Do you live in an Expat bubble?

To be fair, it is easy if you do happen to live in a little expat bubble. I call our home ‘The American Sector’, because it is just that –  a little bubble of American culture and the English language amid an entire nation auf Deutsch!

There is a balance though, attempting to remain connected to the first culture while mingling, networking, and integrating with the culture of our new adopted home. Both my spouse and I work mainly in our first languages. With regard to my job, it is vital that I keep up with, as best I can, modern American English language and American culture and politics.

Thank heaven we live abroad in our modern era which is heavily reliant on the Internet! Yes, the ease of native language multimedia via the Internet hinders our ability to integrate into German culture and speak the language. This is the ugly blunt truth. The beautiful technology assists in our laziness and we must actively step beyond it, or bend it to fit our international needs. This also allows us to maintain general contact with our families in America. They are a video call away, never mind the nine hours difference in time.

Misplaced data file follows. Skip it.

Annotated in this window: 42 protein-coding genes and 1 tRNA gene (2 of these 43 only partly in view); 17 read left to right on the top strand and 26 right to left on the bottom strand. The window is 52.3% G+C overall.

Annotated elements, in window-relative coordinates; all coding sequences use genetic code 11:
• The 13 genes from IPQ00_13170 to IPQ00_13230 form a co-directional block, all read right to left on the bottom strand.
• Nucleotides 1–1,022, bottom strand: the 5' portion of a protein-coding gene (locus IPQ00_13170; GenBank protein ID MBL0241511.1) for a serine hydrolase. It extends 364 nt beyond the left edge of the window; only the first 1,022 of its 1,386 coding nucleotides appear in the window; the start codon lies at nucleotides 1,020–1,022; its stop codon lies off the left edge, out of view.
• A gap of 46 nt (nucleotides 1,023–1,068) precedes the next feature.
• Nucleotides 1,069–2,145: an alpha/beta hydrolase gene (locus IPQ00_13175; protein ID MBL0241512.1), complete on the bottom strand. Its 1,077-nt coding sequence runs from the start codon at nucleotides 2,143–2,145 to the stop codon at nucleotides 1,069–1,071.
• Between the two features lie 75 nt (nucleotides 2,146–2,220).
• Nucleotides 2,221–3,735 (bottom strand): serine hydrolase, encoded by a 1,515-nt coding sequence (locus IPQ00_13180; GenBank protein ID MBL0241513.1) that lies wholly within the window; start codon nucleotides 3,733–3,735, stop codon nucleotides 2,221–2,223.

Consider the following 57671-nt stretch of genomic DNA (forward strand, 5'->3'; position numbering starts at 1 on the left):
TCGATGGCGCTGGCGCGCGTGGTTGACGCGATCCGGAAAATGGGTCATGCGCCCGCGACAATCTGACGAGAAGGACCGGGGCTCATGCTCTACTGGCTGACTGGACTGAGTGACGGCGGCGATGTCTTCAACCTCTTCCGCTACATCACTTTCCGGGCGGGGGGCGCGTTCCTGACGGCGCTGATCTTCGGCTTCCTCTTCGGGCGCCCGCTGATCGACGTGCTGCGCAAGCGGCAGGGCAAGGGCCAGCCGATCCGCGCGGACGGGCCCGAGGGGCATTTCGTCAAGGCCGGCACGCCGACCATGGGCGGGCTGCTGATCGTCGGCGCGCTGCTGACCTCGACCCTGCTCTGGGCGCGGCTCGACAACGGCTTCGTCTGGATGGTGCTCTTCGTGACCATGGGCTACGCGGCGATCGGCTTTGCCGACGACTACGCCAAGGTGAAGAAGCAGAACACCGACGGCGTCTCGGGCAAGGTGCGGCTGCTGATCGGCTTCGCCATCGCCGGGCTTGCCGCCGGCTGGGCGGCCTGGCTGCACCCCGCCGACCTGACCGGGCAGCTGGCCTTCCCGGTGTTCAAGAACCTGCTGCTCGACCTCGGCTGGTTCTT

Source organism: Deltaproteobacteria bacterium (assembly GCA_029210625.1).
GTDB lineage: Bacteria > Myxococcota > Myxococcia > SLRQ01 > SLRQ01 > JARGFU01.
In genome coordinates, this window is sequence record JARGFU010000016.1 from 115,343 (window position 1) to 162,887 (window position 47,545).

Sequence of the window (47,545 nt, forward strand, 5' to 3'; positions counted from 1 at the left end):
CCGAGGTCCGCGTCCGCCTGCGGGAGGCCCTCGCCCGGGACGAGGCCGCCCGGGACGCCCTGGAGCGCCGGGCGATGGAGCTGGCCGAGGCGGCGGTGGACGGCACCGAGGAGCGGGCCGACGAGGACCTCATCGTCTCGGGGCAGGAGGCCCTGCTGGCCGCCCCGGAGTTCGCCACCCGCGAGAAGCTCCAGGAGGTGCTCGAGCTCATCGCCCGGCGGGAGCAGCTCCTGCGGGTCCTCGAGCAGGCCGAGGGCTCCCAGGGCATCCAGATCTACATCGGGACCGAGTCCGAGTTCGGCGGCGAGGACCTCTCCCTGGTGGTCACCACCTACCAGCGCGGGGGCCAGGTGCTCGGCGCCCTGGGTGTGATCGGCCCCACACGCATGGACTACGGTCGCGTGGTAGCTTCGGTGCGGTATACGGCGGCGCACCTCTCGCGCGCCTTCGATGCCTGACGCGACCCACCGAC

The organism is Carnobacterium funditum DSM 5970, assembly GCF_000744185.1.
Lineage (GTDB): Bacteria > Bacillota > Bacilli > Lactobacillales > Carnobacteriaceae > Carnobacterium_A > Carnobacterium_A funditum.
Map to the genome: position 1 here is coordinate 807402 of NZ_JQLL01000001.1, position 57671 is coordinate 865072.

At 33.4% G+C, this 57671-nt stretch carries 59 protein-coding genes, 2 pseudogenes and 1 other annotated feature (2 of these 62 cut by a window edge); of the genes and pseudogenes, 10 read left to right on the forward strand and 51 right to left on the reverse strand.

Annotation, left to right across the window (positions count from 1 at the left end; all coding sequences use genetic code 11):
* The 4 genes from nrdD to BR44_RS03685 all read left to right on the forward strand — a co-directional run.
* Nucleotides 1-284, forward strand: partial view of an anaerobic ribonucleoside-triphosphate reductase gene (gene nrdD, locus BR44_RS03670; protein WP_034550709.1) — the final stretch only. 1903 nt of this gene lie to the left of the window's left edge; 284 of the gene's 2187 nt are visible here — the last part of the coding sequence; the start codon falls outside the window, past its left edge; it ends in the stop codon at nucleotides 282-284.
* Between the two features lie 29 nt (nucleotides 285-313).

The outcome of the last American presidential election brought to light the fact that Americans in general, live in their respective bubbles, meaning that both liberals and conservatives, coastal ‘elites’ and heartland ‘populists’, Democrats and Republicans are far too separated, not only in political ideology, but also cultural understanding and empathy.

Thinking about this, perhaps rightfully so, led me to begin examining how and what media my family and I consume to remain connected to our home culture. This was also, at least in part, spurred by the online quiz published by PBS NewsHour Do you live in an (American) Bubble?”

Answers to the quiz, of course, shed light on how insulated you might be from American cultural diversity. After the quiz is completed, the score is presented, along with the explanation: “The higher your score, the thinner your bubble. The lower, the more insulated you might be from mainstream American culture.” The first time I took the quiz, I earned 64/100 points. According to the results that means I am “a lifelong resident of a working-class neighborhood with average television and movie going habits” and/or, a “first-generation middle-class person with working-class parents and average television and movie going habits”. Okay, I think that sounds about right, even though I live abroad.

Where does my family go to understand (American) culture and politics?

We are heavily reliant on podcasts, which include (a lot of National Public Radio [NPR]):

To at least feel somewhat connected musically to our home culture, we follow:

To help with our German language learning we have used these podcasts:

The newspapers online that we check regularly (in no particular order):